My game is feeling clunky

(Ferran Ruiz Sala) #1

I am making a king of game about climbing a procedurally generated tower.

I’m not sure if i should use fixed or variable timestep and then i am npt sure where i should put or not put the FP.elapsed.

The game for some reason runs at 40FPS instead of 60FPS and feels a bit clunky. How can i make it feel smoother? :confused:

Here’s the file: TheTower.swf (98.7 KB)

If you have any feedback on the game itself, feel free to post it :slight_smile: i’m just working on the basics so theres a long way to go, and thats why i dont wanna make any base mistake and have the game running smoothly before i add more and more stuff.


(Ultima2876) #2

Have you tried running a release compile in the browser? It’s a common problem for flash games to do some odd vertical syncing and lock at 40fps in debug mode or on the desktop ‘flash projector’. The best way to test is in the browser.

Tweens dropping fps to 4
(Darrin) #3

I run it at 60 FPS.

(yes it does)

(Bora Kasap) #4

i run it at 60 FPS too, as i feel.

(Ferran Ruiz Sala) #5

Yeha i tested it uploading it online and it runs at 60 everytime so no problem :smiley: about variable vs fixed timestep, what should i do? Now i’m running variable, so i should be doing the FP.elapsed thing, but im not doing it and it works fine anyway, so i’m lost.

(Bora Kasap) #6

i’m not sure about where to use variable timestep thing, i think it may be used in syncing multiplayer games or turn based strategies or something like that? i’m not sure about that. Also, it may be used for games which all visual events must be seen by player because of a visually oriented game, so it makes user to don’t miss screens which he/she must see to go on playing. So, in action games, i think it’s not required? Also may be used in simulation stuff, to make researchs for science.

(Ultima2876) #7

Actually it’s the other way around - variable timestep means the game simulation isn’t ‘deterministic’; this means it’ll be slightly different every time, for every player. So in a multiplayer game, it’ll go out of sync quickly if you use a variable timestep. However, in a purely single player game variable timesteps can make the game look smoother, and they have the advantage that on very weak systems (that can only run your game at 10-15fps or so) the game will still be pretty playable (albeit choppy looking).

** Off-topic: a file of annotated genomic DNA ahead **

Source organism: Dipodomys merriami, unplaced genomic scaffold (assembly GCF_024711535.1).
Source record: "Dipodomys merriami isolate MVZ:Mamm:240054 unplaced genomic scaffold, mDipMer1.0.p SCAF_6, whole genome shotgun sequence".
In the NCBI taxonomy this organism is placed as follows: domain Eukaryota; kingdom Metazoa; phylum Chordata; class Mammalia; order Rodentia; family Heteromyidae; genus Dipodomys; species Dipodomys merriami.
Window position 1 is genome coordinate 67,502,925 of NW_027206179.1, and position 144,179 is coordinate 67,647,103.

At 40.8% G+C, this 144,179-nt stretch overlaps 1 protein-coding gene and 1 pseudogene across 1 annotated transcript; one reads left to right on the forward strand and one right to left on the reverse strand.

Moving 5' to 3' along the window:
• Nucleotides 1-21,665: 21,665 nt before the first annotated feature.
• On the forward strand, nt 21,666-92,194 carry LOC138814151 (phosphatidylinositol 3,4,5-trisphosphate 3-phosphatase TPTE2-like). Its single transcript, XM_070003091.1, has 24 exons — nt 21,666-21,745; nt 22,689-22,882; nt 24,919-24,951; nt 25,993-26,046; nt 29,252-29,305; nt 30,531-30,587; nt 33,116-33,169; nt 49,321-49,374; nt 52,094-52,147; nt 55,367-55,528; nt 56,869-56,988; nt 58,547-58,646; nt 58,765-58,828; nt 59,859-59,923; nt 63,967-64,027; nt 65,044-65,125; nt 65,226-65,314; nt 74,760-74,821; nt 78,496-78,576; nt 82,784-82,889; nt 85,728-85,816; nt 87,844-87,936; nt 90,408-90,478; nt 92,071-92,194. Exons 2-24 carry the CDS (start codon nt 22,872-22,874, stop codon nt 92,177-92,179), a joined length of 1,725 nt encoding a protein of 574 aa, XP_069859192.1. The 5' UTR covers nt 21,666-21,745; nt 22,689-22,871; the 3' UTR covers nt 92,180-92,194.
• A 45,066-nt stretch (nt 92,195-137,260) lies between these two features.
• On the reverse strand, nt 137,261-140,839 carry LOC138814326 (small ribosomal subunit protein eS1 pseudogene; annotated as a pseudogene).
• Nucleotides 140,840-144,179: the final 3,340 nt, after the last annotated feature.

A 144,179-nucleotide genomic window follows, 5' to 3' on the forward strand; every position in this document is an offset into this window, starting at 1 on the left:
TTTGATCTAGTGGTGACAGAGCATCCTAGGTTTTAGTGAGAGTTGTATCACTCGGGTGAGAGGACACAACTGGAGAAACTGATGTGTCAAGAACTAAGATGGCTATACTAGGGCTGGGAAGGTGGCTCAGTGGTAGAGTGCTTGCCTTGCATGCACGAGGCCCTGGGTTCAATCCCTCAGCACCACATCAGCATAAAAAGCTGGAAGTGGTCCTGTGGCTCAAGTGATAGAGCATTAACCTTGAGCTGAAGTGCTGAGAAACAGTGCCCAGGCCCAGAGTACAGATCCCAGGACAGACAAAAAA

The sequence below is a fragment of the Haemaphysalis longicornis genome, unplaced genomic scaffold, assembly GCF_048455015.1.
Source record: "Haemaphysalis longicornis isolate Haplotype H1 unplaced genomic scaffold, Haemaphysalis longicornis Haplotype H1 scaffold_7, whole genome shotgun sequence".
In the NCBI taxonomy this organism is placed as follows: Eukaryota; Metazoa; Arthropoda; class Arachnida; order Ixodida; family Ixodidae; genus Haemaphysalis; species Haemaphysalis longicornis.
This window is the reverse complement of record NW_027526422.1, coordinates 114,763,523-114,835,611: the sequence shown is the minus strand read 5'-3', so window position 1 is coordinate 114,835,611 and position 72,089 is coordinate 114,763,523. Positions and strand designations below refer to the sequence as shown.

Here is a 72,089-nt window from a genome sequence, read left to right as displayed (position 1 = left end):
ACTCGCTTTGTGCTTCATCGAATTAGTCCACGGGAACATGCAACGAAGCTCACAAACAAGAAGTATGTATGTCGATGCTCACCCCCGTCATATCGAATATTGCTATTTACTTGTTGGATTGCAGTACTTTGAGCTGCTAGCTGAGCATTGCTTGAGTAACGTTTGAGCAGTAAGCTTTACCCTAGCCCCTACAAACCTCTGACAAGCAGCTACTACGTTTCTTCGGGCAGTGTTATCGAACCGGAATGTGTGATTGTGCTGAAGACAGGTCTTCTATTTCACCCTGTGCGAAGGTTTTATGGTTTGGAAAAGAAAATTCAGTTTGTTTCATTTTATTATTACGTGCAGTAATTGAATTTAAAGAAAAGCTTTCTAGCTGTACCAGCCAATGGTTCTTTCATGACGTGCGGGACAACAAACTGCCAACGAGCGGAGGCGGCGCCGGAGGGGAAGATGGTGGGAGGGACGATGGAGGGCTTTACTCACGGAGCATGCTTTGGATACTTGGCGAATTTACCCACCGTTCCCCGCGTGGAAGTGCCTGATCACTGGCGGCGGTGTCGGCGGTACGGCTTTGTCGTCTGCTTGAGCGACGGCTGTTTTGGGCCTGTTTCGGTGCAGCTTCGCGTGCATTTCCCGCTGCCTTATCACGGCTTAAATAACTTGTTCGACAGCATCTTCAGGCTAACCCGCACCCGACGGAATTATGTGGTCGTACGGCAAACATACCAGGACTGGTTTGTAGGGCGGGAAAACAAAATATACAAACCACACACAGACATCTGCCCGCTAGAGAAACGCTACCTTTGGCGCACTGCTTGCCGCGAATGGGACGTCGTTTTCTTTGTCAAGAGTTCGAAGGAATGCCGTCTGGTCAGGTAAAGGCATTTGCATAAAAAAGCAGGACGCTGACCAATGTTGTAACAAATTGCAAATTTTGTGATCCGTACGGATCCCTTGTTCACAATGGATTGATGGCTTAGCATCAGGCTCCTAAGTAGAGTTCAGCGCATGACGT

Fixed timesteps are accurate all the time as every ‘step’/frame is processed no matter what and everything is guaranteed to move a specific amount every step, rather than some multiple of the elapsed time. However, if the game starts lagging, we need to run extra frames to keep up - assuming the rendering is what is causing the slowdown, this is fine… but if not, this will actually make the problem worse and crash the game. So systems that can only run the game at 10-15fps… will now not be able to run the game at all.

However, this is largely academic these days as most target computers will be fine running almost anything you throw at them; stick with a fixed timestep. Mobile devices are the only place where this is a different scenario - if you have plans to port to mobile then consider using a variable timestep from the get-go (and also check out Stage3DPunk!).

Also note that unless you multiply all movement code by FP.elapsed, there is NO advantage in using a variable timestep. In fact, all that will achieve is that your gameplay will be slower for people who cannot run your game at full speed - the worst of all scenarios. Make sure all your positional movement, rotations and physics are multiplied by the elapsed time!

(Ferran Ruiz Sala) #8

Thanks man! That was hella useful! I’ll make sure to fix my code :slight_smile:

(Ultima2876) #9

No problem! Post here if you think of anything else :slight_smile: